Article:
Pleasant Point Land Controversy Splits Neighbours

By Kirk Winter

At the Committee of the Whole meeting on January 22, the issue that generated the most heat was a City decision to surplus for sale the road allowance known as Jessie Avenue located at Pleasant Point.

For more than 100 years, this road allowance has been accessible to all the inhabitants of Pleasant Point, and in particular has allowed those on back lots to stroll and walk their dogs so they too can enjoy the spectacular views of Sturgeon Lake.

For many years, there was a consensus among the property owners that this pathway was good for community unity, and encouraged a sense of community that morphed into regular waterfront corn roasts and parties.

No one restricted traffic or put up barriers because it was clear to all that the municipality owned the property. That all changed when the City decided to surplus the road allowance, and at least two of the current waterfront owners put in applications to buy their portion of the waterfront.

Three presenters spoke in favour of the City decision to surplus the road allowance. All stated, with various examples, the frustrations they have had with a handful of Pleasant Point residents whose animals, ATVs and careless children have spoiled their cottage experience. One cottager said his decision to buy the waterfront road allowance was prompted by discussions with the local OPP detachment who said they could far more easily respond to trespassing and theft reports if the land ownership was not in question. One resident shared stories of a back lot neighbour and his family accessing Jessie Avenue to bathe and do dishes off docks that did not belong to them. Another presenter detailed incidents of theft off his dock, and constant trespassing on his dock and in his boathouse by those accessing the road allowance.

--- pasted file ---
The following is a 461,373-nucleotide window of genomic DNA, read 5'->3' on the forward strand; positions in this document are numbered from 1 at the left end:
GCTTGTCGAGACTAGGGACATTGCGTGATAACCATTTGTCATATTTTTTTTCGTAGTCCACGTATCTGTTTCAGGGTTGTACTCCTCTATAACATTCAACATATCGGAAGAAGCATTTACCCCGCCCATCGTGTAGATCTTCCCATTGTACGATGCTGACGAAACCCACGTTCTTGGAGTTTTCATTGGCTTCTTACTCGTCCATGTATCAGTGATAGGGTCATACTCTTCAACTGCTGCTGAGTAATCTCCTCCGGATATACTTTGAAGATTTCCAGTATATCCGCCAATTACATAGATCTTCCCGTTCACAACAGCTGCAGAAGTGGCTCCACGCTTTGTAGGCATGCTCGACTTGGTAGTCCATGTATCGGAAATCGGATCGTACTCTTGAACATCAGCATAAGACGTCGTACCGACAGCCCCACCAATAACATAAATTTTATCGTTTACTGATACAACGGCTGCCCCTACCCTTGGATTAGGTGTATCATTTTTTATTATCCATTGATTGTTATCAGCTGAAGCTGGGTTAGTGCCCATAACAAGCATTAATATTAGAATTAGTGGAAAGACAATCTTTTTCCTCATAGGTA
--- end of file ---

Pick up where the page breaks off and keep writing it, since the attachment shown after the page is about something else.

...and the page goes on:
These three presenters said they had no desire to block or limit access to Jessie Avenue even after their purchase, but did make it clear that any incidents that impacted their property and enjoyment of it would be reported to the appropriate authorities.

Dozens of other presenters, either in person or via letters and e-mails, beseeched the City to keep ownership of Jessie Avenue and not surplus the property to public sale. The general messages from those opposed to the sale of Jessie Avenue were that the ill will it would create in the community would be devastating, and that this is a Pleasant Point problem. With help from the City, they felt the bulk of the residents would like time to come up with a solution that is Pleasant Point specific, and respects the long and colourful history of cottages on the Point.

Deputy Mayor Elmslie, Councillors Dunn, Yeo and Ashmore all encouraged the residents to work together to come up with compromise that doesn’t split the community. Deputy Mayor Elmslie also hoped that a cottage association could be formed to bring residents together. The assistance of the City Solicitor was offered, and Councillor O’Reilly hoped for a public meeting on the Victoria Day weekend.

The City will hold off on surplusing Jessie Avenue until these meetings occur, and look forward to a solution coming from the Pleasant Point community sooner than later.

Local NewsDeb Crossen